On the whole, the game is a mature, adult experience. It’s definitely got a lot of immature quirks to it, I mean at some point Deadpool even comments on the boob physics in the game, and I imagine there will be a few people who might call him a racist, a sexist, a pervert, a right-winged liberal and all sorts of other names but hey, this is Deadpool. What were you honestly expecting? To that extent, I really do feel that High Moon Studios have perfectly captured the essence of Deadpool — eww, what I mean to say is, I feel that they’ve done him right… uhm, wait. This is classic Deadpool (as opposed to classical Deadpool, which is part of chapter three) in its finest form and really, that’s the best way I can explain it.
I have played a lot of strange, unique and quirky games in my time, but very few compare to my experience with Deadpool. Short-lived though it was, I can foresee at least one more playthrough of the campaign and maybe even a nostalgic trip through the game once more, in a year or so from now.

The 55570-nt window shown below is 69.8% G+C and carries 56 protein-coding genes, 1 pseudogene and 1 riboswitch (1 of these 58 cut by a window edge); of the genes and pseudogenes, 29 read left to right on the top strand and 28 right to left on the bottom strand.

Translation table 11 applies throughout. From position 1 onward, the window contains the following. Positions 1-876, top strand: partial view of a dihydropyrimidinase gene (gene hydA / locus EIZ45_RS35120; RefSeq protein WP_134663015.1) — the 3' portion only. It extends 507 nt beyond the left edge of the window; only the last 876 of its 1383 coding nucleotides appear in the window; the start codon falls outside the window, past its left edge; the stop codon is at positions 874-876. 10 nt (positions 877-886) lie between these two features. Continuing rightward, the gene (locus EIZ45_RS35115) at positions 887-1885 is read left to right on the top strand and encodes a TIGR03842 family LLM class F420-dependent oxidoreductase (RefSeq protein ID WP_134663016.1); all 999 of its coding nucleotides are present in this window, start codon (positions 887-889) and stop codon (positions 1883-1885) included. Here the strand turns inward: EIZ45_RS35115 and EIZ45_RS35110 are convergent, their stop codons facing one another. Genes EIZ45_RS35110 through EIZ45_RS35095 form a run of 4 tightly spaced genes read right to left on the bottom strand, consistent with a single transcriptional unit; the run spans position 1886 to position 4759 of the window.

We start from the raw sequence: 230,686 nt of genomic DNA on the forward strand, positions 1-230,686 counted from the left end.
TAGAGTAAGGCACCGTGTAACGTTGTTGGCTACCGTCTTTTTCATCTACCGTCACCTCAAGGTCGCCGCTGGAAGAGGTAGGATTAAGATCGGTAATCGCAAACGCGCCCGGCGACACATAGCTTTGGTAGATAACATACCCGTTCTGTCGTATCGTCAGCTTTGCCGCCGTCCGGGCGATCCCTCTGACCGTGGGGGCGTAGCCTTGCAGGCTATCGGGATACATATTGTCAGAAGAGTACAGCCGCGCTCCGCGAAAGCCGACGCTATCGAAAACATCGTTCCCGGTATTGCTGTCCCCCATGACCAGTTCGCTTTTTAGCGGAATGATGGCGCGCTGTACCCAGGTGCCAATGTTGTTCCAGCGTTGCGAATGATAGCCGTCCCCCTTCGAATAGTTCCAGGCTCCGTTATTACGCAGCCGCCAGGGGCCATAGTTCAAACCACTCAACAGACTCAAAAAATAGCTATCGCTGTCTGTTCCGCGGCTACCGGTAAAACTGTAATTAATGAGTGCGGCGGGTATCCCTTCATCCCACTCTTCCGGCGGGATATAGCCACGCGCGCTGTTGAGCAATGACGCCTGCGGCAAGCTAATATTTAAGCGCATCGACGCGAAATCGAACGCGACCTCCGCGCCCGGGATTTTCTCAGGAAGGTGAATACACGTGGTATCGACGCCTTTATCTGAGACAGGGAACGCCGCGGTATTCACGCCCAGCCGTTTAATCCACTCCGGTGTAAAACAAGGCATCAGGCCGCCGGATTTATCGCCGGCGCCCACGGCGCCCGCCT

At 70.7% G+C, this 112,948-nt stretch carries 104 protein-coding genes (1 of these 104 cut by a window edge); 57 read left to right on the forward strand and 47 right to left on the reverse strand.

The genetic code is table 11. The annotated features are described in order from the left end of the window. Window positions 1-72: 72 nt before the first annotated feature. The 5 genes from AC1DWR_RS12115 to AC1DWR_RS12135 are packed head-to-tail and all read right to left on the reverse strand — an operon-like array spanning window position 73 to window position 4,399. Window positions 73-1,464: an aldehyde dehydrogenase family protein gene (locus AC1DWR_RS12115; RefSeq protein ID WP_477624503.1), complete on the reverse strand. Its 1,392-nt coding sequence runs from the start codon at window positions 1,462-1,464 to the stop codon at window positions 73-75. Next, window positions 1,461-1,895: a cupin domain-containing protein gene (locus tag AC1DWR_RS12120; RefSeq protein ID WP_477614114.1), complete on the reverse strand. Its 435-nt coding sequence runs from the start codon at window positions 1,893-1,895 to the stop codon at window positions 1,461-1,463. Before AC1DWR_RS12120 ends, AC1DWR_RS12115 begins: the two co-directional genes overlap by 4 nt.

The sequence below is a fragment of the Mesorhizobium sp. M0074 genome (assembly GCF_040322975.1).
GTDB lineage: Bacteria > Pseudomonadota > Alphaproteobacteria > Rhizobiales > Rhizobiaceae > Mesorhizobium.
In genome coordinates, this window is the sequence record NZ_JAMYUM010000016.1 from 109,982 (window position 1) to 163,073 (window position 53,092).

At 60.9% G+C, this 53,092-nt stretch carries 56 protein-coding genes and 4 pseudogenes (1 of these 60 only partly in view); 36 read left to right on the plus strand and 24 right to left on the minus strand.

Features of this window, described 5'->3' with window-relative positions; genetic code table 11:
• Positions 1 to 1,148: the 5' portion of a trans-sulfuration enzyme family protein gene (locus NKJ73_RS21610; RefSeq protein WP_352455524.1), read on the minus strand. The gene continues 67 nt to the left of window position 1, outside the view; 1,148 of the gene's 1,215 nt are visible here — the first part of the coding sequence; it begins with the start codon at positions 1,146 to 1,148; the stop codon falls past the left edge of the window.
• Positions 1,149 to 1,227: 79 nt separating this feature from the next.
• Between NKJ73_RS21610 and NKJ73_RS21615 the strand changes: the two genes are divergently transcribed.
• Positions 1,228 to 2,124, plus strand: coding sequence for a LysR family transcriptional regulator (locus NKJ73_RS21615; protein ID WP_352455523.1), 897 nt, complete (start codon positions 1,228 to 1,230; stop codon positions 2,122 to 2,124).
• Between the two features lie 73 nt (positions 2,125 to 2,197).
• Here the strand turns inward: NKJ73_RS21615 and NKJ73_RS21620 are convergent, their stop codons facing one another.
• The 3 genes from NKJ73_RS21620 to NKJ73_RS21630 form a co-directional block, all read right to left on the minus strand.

Of the flaws, there are few, besides obviously being short. The game does, for example, have quite a bit of slowdown at times, owing to what I would perhaps call a badly designed game engine. When a lot of things are going on, on-screen, you really feel it in the frame rate. Another issue is that sometimes enemies and geometry get confused with each other, and enemies will glitch out of existence or into some object. It’s all great fun when the game is trying to make fun of this as part of the plot, but it’s not so great when you need to kill that enemy in order to progress, but you can’t because he’s in the floor. Further, some levels are just too plain at times; I understand the need to keep things plain and it never really became distracting but I feel that since they had free reign, they could have used more opportunities for bizarre, colourful oddities.